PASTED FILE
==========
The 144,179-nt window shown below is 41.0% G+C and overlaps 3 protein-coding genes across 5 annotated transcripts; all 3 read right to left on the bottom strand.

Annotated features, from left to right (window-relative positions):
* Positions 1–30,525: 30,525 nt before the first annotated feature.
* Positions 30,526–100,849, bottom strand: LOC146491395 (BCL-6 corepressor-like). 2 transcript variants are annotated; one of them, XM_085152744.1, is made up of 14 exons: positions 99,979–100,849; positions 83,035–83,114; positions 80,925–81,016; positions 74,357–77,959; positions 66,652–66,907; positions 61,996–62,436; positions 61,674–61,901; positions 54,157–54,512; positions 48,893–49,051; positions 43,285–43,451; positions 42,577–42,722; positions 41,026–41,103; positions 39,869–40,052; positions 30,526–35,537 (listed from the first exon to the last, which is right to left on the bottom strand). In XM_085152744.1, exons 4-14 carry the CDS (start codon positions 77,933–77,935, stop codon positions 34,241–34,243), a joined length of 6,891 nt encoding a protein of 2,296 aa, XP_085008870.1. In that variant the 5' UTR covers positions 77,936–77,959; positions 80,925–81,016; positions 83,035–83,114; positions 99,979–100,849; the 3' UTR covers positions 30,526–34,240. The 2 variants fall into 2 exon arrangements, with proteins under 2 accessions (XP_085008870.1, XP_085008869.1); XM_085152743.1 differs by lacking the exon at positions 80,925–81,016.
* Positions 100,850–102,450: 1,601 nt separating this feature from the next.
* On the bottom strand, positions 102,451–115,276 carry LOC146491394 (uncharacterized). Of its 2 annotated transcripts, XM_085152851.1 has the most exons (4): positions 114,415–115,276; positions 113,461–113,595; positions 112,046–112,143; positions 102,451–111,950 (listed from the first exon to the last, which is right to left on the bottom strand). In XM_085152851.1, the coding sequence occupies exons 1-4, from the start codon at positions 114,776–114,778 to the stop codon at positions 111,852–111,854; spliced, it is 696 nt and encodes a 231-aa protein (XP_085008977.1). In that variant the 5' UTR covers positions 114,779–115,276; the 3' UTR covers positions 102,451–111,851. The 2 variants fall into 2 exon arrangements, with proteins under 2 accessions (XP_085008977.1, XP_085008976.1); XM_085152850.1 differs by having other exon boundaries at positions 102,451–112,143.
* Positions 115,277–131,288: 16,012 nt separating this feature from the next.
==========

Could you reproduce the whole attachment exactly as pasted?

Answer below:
The 144,179-nt window shown below is 41.0% G+C and overlaps 3 protein-coding genes across 5 annotated transcripts; all 3 read right to left on the bottom strand.

Annotated features, from left to right (window-relative positions):
* Positions 1–30,525: 30,525 nt before the first annotated feature.
* Positions 30,526–100,849, bottom strand: LOC146491395 (BCL-6 corepressor-like). 2 transcript variants are annotated; one of them, XM_085152744.1, is made up of 14 exons: positions 99,979–100,849; positions 83,035–83,114; positions 80,925–81,016; positions 74,357–77,959; positions 66,652–66,907; positions 61,996–62,436; positions 61,674–61,901; positions 54,157–54,512; positions 48,893–49,051; positions 43,285–43,451; positions 42,577–42,722; positions 41,026–41,103; positions 39,869–40,052; positions 30,526–35,537 (listed from the first exon to the last, which is right to left on the bottom strand). In XM_085152744.1, exons 4-14 carry the CDS (start codon positions 77,933–77,935, stop codon positions 34,241–34,243), a joined length of 6,891 nt encoding a protein of 2,296 aa, XP_085008870.1. In that variant the 5' UTR covers positions 77,936–77,959; positions 80,925–81,016; positions 83,035–83,114; positions 99,979–100,849; the 3' UTR covers positions 30,526–34,240. The 2 variants fall into 2 exon arrangements, with proteins under 2 accessions (XP_085008870.1, XP_085008869.1); XM_085152743.1 differs by lacking the exon at positions 80,925–81,016.
* Positions 100,850–102,450: 1,601 nt separating this feature from the next.
* On the bottom strand, positions 102,451–115,276 carry LOC146491394 (uncharacterized). Of its 2 annotated transcripts, XM_085152851.1 has the most exons (4): positions 114,415–115,276; positions 113,461–113,595; positions 112,046–112,143; positions 102,451–111,950 (listed from the first exon to the last, which is right to left on the bottom strand). In XM_085152851.1, the coding sequence occupies exons 1-4, from the start codon at positions 114,776–114,778 to the stop codon at positions 111,852–111,854; spliced, it is 696 nt and encodes a 231-aa protein (XP_085008977.1). In that variant the 5' UTR covers positions 114,779–115,276; the 3' UTR covers positions 102,451–111,851. The 2 variants fall into 2 exon arrangements, with proteins under 2 accessions (XP_085008977.1, XP_085008976.1); XM_085152850.1 differs by having other exon boundaries at positions 102,451–112,143.
* Positions 115,277–131,288: 16,012 nt separating this feature from the next.